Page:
"Microsoft revealed today that no 32-bit versions of Windows Vista
will be able to play back “next generation high definition protected
This is the opening paragraph for this
article over at apcstart.com. The article talks about how Steve Riley,
a Senior Program Manager at MS, gave a presentation at TechEd 2006
about how 32-bit Vista (v32) will not playback HD-DVD or BlueRay
First off, let me say that I don't see how this is
possible. "Next generation" hd content plays in XP, if you have the
right hardware and software. Unless MS is removing some underlying
functionality there, I don't see how they could stop it from working.
it is possible, and somehow v32 cannot playback protected HD content,
this could have a serious impact. How will will your Best Buy or Dell
consumer know that they need to buy their new PC with v64 instead of
v32? What happens when they get it home all excited about their new
WMC and find that there's a major feature set difference b/w the two.
The issue with v64 is that only drivers that have been approved and
digitally signed by MS will install and run. And according to Riley,
this is exactly the reason why this feature will be missing in v32.
OEM's will solve this problem by only selling v64 on their WMC line of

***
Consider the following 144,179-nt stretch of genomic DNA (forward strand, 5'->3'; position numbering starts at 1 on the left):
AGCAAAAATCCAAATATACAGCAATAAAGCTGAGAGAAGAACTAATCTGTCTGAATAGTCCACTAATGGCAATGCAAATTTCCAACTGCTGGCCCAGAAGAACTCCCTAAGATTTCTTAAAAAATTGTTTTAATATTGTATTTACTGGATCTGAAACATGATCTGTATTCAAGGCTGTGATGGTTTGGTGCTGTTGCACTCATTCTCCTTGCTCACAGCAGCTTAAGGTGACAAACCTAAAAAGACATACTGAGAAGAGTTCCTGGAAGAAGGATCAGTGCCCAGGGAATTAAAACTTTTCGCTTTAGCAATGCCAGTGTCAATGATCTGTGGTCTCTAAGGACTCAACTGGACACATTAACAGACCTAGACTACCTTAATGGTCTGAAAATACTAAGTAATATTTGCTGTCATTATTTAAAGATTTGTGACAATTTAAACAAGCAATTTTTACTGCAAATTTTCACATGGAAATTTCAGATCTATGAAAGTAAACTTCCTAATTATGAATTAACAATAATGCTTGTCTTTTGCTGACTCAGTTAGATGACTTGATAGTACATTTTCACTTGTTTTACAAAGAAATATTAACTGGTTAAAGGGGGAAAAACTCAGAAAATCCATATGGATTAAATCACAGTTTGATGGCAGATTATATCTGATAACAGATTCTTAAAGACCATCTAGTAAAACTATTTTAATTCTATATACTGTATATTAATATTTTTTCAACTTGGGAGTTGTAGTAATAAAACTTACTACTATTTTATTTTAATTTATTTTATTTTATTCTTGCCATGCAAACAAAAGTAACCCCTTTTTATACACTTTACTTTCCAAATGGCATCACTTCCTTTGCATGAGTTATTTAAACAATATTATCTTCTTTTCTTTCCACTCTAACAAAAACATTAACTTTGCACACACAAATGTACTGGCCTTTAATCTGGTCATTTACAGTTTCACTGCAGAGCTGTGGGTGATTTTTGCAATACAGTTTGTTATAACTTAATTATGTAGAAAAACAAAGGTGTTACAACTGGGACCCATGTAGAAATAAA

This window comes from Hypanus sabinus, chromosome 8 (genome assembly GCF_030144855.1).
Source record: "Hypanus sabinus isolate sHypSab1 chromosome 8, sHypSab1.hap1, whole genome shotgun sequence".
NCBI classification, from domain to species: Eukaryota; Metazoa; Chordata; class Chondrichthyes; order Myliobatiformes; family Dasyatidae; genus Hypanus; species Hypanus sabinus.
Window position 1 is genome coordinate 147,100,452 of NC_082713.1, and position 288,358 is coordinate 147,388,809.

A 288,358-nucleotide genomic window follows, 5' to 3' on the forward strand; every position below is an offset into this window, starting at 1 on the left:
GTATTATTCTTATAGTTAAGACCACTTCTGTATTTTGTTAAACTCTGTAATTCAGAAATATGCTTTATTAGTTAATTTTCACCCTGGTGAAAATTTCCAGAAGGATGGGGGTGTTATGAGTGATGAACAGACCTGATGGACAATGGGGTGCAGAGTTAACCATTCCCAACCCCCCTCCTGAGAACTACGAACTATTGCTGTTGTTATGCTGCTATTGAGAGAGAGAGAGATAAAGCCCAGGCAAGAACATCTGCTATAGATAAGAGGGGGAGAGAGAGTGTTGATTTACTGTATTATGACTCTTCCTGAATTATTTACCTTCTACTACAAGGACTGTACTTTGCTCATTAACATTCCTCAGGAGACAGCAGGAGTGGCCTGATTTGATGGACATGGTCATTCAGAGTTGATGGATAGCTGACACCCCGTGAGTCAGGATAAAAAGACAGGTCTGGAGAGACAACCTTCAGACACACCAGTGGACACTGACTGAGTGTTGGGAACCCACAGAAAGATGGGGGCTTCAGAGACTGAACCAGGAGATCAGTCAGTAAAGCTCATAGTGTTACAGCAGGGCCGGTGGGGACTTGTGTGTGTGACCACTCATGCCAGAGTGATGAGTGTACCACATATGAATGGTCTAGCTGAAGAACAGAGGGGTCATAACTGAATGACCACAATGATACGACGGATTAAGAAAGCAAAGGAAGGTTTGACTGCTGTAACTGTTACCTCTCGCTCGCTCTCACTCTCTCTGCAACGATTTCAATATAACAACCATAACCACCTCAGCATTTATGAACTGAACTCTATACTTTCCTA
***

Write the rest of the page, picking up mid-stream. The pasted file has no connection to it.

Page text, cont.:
computers, using v32 in the "Home Basic" line. But with the
upgradablity features built into Vista there could be a lot of "Home
Basic" users out there that feel ripped off when they don't get the
same Vista experience as the v64 folks.
If the OEMS do go with a
v64 approach, will they disclose to their buyers that they won't be
able to run hardware that isn't "approved" by MS? If they don't go
with v64, how will they explain to their customers that their brand new
PC can't play HD-DVD?
like this news created quite a stir (as it should), and there have been
clarifications and assertions on the topic from some well known and well placed people.
down, it looks like Vista won't do anything to restrict playback of
"next generation" content, but it will be up to the software/hardware
makers to make it work. Perhaps what Riley was driving at in his
talk was that the people who need to enable "next generation" content
with their offerings won't be offering 32bit versions of the bits that
make it go. Or maybe he was wrong.